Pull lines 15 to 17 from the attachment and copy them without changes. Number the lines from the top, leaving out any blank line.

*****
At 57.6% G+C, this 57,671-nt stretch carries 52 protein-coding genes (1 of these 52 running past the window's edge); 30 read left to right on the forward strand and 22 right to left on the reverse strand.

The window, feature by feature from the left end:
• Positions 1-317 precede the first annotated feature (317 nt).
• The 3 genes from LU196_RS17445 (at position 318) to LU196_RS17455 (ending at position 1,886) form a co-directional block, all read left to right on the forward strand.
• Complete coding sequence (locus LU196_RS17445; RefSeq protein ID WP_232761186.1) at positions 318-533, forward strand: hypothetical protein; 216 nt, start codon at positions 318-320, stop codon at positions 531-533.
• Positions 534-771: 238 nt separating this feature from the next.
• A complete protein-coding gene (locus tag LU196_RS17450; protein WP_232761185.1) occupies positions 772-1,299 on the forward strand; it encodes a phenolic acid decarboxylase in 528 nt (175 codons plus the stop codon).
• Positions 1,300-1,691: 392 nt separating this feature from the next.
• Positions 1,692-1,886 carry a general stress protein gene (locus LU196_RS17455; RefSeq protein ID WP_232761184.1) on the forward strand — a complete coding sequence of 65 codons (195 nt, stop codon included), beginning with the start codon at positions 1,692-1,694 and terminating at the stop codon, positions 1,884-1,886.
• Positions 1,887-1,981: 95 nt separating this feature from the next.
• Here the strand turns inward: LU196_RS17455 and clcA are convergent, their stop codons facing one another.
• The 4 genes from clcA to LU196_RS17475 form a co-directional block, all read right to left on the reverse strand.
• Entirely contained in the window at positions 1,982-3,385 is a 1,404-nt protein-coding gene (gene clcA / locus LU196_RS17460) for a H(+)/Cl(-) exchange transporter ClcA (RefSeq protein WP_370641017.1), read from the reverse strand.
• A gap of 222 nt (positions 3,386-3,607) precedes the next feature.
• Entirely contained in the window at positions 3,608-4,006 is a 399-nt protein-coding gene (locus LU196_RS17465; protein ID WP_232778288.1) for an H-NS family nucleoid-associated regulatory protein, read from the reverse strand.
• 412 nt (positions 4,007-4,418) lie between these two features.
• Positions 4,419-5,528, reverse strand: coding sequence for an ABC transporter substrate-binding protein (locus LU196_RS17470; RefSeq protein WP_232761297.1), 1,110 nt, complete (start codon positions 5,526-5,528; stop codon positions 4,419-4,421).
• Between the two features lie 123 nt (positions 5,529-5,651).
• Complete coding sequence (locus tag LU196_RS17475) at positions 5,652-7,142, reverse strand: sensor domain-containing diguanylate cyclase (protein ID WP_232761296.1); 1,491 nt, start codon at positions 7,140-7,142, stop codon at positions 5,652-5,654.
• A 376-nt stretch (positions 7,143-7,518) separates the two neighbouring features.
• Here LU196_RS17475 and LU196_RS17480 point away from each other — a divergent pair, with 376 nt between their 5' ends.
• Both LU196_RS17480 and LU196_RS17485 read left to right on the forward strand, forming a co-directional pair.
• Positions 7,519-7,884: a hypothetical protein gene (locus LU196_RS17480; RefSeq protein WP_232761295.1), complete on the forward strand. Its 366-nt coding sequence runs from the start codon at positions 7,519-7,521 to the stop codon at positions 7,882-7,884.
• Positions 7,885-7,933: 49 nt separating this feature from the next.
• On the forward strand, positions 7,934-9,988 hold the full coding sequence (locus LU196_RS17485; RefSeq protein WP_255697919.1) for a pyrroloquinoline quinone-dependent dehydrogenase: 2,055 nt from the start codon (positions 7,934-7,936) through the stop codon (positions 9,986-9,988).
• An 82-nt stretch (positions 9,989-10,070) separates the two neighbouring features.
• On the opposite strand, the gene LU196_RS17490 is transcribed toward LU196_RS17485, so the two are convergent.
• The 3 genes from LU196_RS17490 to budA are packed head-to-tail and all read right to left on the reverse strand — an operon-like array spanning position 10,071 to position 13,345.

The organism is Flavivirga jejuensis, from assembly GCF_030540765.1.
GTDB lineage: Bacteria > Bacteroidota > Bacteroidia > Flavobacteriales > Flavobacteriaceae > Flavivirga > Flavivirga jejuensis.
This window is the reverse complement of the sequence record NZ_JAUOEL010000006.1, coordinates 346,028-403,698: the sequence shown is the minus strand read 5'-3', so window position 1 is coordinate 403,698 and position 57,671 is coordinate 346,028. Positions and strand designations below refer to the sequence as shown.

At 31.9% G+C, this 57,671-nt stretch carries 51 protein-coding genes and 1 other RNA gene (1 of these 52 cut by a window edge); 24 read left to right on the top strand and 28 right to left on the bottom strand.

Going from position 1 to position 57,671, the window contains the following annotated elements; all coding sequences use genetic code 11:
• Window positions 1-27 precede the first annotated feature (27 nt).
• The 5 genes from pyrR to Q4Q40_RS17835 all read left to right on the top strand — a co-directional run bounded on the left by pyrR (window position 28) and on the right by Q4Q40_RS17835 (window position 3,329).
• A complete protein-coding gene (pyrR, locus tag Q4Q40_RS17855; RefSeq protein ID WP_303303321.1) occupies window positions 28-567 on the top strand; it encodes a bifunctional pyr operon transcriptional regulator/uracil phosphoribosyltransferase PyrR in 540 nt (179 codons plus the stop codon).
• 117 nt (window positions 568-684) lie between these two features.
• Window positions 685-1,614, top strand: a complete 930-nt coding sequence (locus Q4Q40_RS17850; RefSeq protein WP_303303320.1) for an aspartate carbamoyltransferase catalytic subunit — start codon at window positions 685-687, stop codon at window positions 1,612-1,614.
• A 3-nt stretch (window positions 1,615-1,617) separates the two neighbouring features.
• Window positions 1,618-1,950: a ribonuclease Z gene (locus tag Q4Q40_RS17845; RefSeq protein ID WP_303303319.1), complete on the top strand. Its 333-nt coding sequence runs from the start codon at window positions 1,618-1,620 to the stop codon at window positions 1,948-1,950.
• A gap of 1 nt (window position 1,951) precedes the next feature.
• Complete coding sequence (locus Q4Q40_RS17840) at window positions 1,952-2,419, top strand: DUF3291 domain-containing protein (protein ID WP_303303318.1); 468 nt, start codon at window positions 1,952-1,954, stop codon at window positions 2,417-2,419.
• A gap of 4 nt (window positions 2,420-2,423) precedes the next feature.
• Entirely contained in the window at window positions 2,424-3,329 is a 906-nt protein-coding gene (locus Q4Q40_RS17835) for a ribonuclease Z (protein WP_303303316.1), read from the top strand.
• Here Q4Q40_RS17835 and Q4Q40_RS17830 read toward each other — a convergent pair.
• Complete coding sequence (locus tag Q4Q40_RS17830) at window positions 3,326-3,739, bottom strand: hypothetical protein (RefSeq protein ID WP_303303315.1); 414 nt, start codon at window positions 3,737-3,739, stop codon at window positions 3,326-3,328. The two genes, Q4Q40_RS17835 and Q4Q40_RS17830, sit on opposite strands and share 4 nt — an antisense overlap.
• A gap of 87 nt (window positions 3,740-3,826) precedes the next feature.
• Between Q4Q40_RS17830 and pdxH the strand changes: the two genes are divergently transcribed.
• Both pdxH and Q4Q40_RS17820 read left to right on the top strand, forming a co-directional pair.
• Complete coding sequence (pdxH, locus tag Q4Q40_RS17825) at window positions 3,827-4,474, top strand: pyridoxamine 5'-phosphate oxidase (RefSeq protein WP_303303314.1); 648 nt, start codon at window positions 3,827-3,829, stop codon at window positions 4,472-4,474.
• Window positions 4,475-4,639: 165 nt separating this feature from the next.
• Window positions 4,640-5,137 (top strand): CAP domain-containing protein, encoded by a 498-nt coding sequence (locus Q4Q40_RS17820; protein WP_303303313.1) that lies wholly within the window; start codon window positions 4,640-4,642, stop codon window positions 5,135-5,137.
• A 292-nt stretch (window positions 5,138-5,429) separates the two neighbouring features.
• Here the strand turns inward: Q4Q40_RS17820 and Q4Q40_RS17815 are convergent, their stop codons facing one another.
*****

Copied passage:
• Entirely contained in the window at positions 3,608-4,006 is a 399-nt protein-coding gene (locus LU196_RS17465; protein ID WP_232778288.1) for an H-NS family nucleoid-associated regulatory protein, read from the reverse strand.
• 412 nt (positions 4,007-4,418) lie between these two features.
• Positions 4,419-5,528, reverse strand: coding sequence for an ABC transporter substrate-binding protein (locus LU196_RS17470; RefSeq protein WP_232761297.1), 1,110 nt, complete (start codon positions 5,526-5,528; stop codon positions 4,419-4,421).